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Ansible Templates

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Ansible Templates

Ansible is used to manage configurations of multiple servers and environments. But these configuration files can vary for each cluster or remote server. But apart from a few parameters, all other settings will be the same.

Creating static files for each of these configurations is not an efficient solution. It will take a lot of time, and every time a new cluster is added, then you have to add more files. If there is an efficient way to manage these dynamic values, it would be beneficial. This is where Ansible template modules come into play.

A template is a file that contains all your configuration parameters, but the dynamic values are given as variables in the Ansible. During the playbook execution, it depends on the conditions such as which cluster you are using, and the variables will be replaced with the relevant values.

You can do more than replacing the variables with the help of the Jinj2 templating engine. You can have loops, conditional statements, write macros, filters for transforming the data, do arithmetic calculations, etc.

Usually, the template files will have the .j2 extension, which denotes the Jinja2 templating engine used.

The double curly braces will denote the variables in a template file, ‘{{variables}}’.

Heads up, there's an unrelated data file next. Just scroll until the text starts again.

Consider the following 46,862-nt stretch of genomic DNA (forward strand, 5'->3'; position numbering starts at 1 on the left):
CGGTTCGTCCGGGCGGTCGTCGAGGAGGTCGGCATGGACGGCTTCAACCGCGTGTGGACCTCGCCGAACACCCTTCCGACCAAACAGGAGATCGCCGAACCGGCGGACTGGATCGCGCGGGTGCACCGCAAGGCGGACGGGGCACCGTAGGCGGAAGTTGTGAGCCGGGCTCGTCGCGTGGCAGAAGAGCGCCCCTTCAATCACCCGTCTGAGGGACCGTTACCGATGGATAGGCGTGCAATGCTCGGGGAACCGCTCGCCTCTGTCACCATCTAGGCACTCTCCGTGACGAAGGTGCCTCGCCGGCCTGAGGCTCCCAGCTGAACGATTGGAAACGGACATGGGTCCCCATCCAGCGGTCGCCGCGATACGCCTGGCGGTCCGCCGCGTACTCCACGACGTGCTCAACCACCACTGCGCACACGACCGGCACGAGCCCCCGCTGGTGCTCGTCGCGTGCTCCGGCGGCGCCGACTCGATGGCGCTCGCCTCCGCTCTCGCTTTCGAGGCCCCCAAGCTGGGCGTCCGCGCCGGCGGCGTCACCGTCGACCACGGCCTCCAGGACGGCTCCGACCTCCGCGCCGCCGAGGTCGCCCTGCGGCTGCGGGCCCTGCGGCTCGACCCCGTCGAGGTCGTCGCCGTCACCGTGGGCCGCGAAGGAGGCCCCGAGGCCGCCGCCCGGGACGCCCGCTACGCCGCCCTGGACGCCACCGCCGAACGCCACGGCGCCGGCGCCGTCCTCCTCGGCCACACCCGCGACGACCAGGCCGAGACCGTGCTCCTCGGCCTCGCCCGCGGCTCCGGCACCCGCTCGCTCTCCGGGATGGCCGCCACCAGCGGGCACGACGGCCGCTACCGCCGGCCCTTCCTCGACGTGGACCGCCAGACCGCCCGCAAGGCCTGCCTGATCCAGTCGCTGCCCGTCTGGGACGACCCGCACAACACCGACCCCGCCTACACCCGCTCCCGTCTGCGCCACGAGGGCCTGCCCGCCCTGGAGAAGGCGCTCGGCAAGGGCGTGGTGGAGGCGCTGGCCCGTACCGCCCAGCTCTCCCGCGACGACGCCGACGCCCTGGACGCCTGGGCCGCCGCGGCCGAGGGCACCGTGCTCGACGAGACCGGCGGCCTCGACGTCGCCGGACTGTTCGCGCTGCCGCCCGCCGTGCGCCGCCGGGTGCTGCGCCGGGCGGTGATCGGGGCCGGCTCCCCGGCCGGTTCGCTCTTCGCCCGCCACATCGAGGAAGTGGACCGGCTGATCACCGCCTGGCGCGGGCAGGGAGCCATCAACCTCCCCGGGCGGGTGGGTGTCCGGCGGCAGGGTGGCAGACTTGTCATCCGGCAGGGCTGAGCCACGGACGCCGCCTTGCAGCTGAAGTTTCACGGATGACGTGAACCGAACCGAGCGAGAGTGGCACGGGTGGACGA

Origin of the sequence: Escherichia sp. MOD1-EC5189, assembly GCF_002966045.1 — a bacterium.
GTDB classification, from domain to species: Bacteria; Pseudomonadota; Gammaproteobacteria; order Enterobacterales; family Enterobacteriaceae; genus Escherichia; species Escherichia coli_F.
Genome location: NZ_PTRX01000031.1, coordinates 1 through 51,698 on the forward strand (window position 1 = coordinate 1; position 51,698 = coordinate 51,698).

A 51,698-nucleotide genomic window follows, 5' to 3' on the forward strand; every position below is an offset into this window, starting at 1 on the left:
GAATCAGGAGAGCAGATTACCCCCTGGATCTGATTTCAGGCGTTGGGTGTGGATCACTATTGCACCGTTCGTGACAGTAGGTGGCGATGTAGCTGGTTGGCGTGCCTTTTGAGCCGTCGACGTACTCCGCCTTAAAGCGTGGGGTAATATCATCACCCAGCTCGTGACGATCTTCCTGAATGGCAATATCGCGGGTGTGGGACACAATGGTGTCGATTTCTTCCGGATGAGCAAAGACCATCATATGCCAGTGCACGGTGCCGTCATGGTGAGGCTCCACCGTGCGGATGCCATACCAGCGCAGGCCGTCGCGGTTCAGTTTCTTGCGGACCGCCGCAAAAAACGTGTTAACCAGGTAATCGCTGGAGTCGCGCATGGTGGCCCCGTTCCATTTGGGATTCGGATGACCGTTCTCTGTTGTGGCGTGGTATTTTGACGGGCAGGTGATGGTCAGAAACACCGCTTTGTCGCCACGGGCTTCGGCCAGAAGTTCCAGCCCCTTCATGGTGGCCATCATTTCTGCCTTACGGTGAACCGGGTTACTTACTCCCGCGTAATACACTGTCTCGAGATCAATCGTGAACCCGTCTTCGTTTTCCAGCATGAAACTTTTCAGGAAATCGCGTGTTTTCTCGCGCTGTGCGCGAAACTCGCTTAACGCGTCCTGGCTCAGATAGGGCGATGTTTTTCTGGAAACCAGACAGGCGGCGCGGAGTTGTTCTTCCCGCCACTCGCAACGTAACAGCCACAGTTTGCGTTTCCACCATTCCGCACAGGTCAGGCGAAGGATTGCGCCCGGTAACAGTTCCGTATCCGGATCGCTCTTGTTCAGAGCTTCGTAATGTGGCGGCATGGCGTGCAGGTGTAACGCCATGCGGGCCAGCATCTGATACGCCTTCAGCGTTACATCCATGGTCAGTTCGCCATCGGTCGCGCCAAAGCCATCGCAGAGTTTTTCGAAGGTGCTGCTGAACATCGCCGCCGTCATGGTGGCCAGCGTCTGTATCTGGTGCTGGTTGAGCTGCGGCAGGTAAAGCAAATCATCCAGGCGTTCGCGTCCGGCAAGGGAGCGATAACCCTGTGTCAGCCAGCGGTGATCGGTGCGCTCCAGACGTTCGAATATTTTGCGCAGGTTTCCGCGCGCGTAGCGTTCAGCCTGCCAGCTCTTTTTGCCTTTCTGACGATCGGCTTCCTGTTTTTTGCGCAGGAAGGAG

We need to have two parameters when using the Ansible Template module, such as:

  • src: The source of the template file. It can be a relative and absolute path.
  • dest: Dest is the destination path on the remote server.

Template Module Attributes

Here are some other parameters which can be used to change some default behavior of the template module:

  • Force: If the destination file already exists, then the Force parameter will decide whether it should be replaced or not. By default, the value is yes.
  • Mode: This parameter is used to set the permissions for the destination file explicitly.
  • Backup: If you want a backup file to be created in the destination directory, you should set the value of the backup parameter to yes. By default, the value is no. and the backup file will be created every time there is a change in the destination directory.
  • Group: Name of the group that should own the directory. It is similar to executing chown command for a file in Linux systems.


In the below example, we are using the template module on the example1.j2 file that replaces the default variables with values given in the playbook.

File: Playbook.yml

File: example1.j2

File: output.txt

Hello  No change in this line  My first playbook using the template  

You can see, their values replace both variables in the example1.j2 in the above example.

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